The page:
Natural Gas

The contractor has the right to develop, commercialize and recover the costs from and share in the production of Natural Gas discovered in a given development field. In addition, the Contractor may utilize, at no cost any proportion of the produced Natural Gas either through short term flaring forced by emergency or operational necessities or as required as fuel for production operations; gas recycling, gas injection, gas lift, or any other crude oil enhancing recovery schemes.


Abandonment / Decommissioning

The PSC provides for a Decommissioning clause for each Development Area. This is quite commendable as the IOC is under obligation to properly clean up after operations. The Management Committee estimates the costs of decommissioning the development areas as part of each Field Development Programme. The provisions for decommissioning must be secured, with the prior approval of the regulatory authority in the form of a standby letter of credit or corporate or bank guarantee or held in a Decommissioning fund.

Contract Review and the Environment 

I am tempted to think that resort can be had to basic contract review and negotiation to help stem the tide of pollution and environmental degradation…

We all know that Oil and Gas contracts can be said to often contain provisions that are like regulations. However Oil and Gas contracts legally speaking are basically contracts between two or more parties.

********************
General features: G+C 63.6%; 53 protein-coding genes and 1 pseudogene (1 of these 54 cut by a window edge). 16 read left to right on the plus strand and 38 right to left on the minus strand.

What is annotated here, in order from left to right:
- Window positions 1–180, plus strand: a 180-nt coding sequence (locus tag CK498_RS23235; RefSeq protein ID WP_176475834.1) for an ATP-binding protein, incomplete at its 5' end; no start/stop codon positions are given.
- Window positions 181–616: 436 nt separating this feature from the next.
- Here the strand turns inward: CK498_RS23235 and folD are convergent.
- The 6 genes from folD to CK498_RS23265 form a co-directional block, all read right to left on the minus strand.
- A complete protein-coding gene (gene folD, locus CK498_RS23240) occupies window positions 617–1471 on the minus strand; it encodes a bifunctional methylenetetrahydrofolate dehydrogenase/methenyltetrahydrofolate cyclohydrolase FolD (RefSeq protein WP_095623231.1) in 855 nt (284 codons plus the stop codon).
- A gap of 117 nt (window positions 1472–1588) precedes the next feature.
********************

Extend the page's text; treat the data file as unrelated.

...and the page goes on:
For us Contract terms are very important because they determine how much Nigeria as a producing country earns from it natural resources; and the regulatory power of government to enforce environmental, health and other standards, if standard legal and regulatory systems are not well established…


Merits of Production Sharing Contracts


PSC’S give the host government and its National Oil Company a high degree of control and participation, (well this is in comparison to the limited control given to a non-operator under a JOA) Thus a host government is better able to manage its oil and gas reserves and possibly better plan its economic development.

Frees up cash flow

The funding arrangement is beneficial for an NOC participating in the project. It frees up cash for the host nation and allows it to increase its hydrocarbon production thereby generating more income without having to divert purportedly scarce resources away from other critical sectors of the Nigerian economy. The good thing is that even after production begins and the NOC is required to finance the project payments are made from crude oil production rather than cash.